Switching the camera to Live View with single AF, I shot 136 Large JPEGs in 21.35 seconds for a rate of 6.37 seconds and the camera seemed happy to keep shooting. Set to Servo AF though for continuous autofocus, I fired-off 91 Large JPEGs in 22.97 seconds for a reduced speed of 3.96fps. As noted earlier, I was aware of this reduced speed when shooting bursts with continuous autofocus in live view. So if you want the 6D II’s top speed when shooting with continuous AF, you’ll need to use the viewfinder and keep the subject close to the centre. If you want the broader AF coverage of Live View, you’ll need to accept a reduced speed of around 4fps with continuous autofocus.
Still by delivering 6.5fps with single or continuous AF through the viewfinder (or in single AF in Live View), the 6D Mark II represents a boost in speed over the Mark I which only shot at a top speed of 4.5fps. That said, Canon had to play catch-up with the Nikon D750 which offered 6.5fps at launch several years ago. Plus again if you’re coming from the 80D, you’ll only lose half an fps.
Canon EOS 6D Mark II shooting modes
The EOS 6D Mark II’s lockable mode dial offers the traditional PASM options, along with B for Bulb, two Custom positions, SCN, Creative Auto and green Auto+. In this respect it’s identical to the EOS 5D Mark IV and 7D Mark II, apart from swapping their third Custom position for the SCN and Creative Auto modes. As a ‘semi-pro’ Canon body, the 6D Mark II also lacks the digital Creative Filters, although Auto+ can deploy scene detection during Live View composition with the current preset indicated in the corner of the screen. Note the EOS 80D, from which many 6D II buyers may be upgrading from, does have a Creative Filter position on the dial, as well as a Flash-off mode too.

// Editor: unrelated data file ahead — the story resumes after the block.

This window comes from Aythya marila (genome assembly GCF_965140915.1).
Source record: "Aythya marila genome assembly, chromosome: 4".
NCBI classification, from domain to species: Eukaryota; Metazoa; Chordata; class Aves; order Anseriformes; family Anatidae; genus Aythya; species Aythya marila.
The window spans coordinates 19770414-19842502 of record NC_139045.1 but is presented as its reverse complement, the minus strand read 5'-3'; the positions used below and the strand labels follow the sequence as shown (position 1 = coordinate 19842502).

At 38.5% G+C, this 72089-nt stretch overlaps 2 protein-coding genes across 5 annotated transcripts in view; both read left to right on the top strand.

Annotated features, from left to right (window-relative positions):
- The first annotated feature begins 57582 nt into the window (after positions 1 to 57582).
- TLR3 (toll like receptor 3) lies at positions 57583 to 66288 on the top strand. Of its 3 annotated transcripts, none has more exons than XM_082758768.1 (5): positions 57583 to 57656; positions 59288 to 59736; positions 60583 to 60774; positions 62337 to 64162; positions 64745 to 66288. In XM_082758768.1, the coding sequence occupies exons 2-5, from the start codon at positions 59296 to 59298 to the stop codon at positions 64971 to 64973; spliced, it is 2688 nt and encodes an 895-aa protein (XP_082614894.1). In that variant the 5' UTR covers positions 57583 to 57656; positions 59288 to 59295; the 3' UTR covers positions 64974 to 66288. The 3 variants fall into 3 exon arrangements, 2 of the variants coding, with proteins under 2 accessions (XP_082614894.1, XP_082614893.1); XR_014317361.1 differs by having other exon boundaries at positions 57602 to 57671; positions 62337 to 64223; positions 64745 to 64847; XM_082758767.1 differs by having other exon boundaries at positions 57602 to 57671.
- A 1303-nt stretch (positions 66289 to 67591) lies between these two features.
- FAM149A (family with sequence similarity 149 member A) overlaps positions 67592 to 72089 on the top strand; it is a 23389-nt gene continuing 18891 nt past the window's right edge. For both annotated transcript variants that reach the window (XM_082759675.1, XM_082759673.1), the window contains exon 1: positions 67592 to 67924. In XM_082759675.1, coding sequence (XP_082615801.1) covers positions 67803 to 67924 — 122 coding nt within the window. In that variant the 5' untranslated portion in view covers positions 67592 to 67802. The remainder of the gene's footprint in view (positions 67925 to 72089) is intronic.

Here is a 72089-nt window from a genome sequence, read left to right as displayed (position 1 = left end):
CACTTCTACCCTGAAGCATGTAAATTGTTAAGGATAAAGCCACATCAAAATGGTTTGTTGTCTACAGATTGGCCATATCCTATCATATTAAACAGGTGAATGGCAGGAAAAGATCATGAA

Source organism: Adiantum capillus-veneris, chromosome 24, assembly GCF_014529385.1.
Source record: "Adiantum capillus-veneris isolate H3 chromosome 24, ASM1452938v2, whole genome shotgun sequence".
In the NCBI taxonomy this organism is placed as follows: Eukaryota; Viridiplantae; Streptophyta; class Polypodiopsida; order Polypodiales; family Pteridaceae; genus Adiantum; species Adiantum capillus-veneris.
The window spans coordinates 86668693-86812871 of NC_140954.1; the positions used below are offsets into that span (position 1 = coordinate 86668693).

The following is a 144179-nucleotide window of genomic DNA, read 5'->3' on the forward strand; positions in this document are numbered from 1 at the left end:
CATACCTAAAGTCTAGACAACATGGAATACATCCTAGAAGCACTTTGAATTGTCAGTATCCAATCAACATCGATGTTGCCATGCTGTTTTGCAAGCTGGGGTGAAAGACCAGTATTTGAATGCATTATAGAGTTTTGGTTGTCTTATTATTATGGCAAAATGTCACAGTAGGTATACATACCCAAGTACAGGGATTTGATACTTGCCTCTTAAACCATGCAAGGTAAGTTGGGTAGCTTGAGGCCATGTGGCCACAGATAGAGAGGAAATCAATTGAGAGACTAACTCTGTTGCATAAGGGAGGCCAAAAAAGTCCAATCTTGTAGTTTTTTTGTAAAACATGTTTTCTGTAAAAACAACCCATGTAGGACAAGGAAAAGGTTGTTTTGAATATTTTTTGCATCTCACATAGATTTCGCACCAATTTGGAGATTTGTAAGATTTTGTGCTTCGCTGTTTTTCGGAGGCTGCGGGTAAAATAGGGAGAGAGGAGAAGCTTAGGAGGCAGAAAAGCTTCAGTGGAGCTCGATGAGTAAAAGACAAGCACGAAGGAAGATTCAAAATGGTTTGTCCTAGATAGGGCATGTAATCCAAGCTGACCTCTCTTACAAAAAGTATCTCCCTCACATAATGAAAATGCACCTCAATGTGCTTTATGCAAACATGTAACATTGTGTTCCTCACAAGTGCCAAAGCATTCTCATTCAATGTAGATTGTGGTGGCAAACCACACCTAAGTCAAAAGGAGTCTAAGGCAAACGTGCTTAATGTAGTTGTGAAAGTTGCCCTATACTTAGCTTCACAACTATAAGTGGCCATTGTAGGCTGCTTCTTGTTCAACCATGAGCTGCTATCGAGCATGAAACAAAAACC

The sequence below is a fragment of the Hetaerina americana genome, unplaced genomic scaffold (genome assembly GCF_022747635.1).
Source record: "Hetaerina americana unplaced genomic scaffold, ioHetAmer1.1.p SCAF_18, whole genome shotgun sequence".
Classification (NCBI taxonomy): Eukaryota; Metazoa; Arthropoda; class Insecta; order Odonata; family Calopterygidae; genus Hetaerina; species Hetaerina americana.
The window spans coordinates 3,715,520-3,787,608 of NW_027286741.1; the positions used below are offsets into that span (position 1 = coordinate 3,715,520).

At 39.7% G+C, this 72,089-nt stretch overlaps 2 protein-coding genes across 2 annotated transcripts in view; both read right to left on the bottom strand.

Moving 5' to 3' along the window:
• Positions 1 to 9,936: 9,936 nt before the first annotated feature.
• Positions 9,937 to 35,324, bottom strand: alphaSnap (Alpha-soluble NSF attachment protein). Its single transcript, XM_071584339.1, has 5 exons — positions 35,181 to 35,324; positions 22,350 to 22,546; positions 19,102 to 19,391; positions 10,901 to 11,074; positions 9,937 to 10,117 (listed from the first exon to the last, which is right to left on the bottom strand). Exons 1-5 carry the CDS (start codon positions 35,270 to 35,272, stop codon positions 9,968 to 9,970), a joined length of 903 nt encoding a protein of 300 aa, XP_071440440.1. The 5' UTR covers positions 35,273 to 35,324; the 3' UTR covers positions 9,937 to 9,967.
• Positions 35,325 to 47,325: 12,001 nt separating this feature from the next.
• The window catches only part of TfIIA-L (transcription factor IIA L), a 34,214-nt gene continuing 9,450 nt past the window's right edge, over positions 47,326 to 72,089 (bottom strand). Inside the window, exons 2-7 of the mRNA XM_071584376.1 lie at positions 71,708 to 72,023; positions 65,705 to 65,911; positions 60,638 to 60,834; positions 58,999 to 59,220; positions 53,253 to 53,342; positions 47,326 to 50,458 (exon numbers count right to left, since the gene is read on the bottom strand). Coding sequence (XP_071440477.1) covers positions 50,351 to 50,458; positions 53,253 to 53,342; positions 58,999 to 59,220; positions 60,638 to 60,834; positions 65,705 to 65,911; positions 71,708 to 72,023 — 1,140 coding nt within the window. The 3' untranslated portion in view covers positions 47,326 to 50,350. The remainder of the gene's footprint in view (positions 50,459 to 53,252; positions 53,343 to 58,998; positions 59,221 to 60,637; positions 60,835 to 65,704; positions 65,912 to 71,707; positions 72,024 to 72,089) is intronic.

Shutter speeds between 1/4000 and 30 seconds are available, along a 1/180 flash sync and a Bulb mode for longer exposures. If you want a faster 1/8000 shutter and 1/250 flash sync from a full-frame Canon, you’ll need the EOS 5D Mark IV, although it’s worth mentioning the APS-C / cropped-frame EOS 80D also offers 1/8000 and 1/250 flash sync so beware if you’re upgrading. Note Nikon’s D750 has a top shutter of 1/4000.
Like the 5D IV, the 6D II shutter makes a motorized but sharp CLACK sound that comes across as eager to shoot again, but isn’t exactly the quietest around especially when firing continuously. Like most Canon DSLRs, the 6D Mark II offers an alternative ‘silent’ drive mode. This certainly dulls the sharp sound of the mechanical shutter, but remains far from completely silent, instead turning a single CLACK into a slower KER-CHICK.
When shooting in Live View you have the choice of two further ‘silent’ options, but these again simply draw a single sound out into two discernable steps with a delay inbetween; the first mode inserts a small delay while the second mode delays the resetting of the mechanism until your finger lifts from the shutter release. Again both are noticeably quieter than the normal shutter, but they’re not silent.
This may seem reasonable if you only use DSLRs, but there are truly silent alternatives available. For example, most mirrorless cameras offer optional electronic shutters which can operate in genuine silence. Yes, there can be rolling shutter artefacts to beware of when shooting movement with an electronic shutter, but they’re steadily getting better at minimizing the effect and it’s certainly nice to have the option to not only shoot silently, but also often with the added bonus of accessing super-fast shutter speeds, typically up to 1/32000. So while the silent shutter options of the 6D Mark II certainly quieten it down, sensitive event or street shooters may prefer something that can become genuinely silent. It does make you wonder why Canon doesn’t offer a truly silent electronic shutter option in Live View – presumably the sensors suffer too much from rolling shutter.
In a welcome update, the 6D Mark II now offers a Bulb timer option which lets you preset the desired exposure length, eliminating the need for a cable release or remote control accessory; the camera offers a range of one second to 99 hours, 59 minutes and 59 seconds, although obviously power will be a consideration for longer exposures. Here’s a shot I took using the Bulb timer to capture a one minute exposure; during the exposure the time so far is indicated on the upper LCD screen.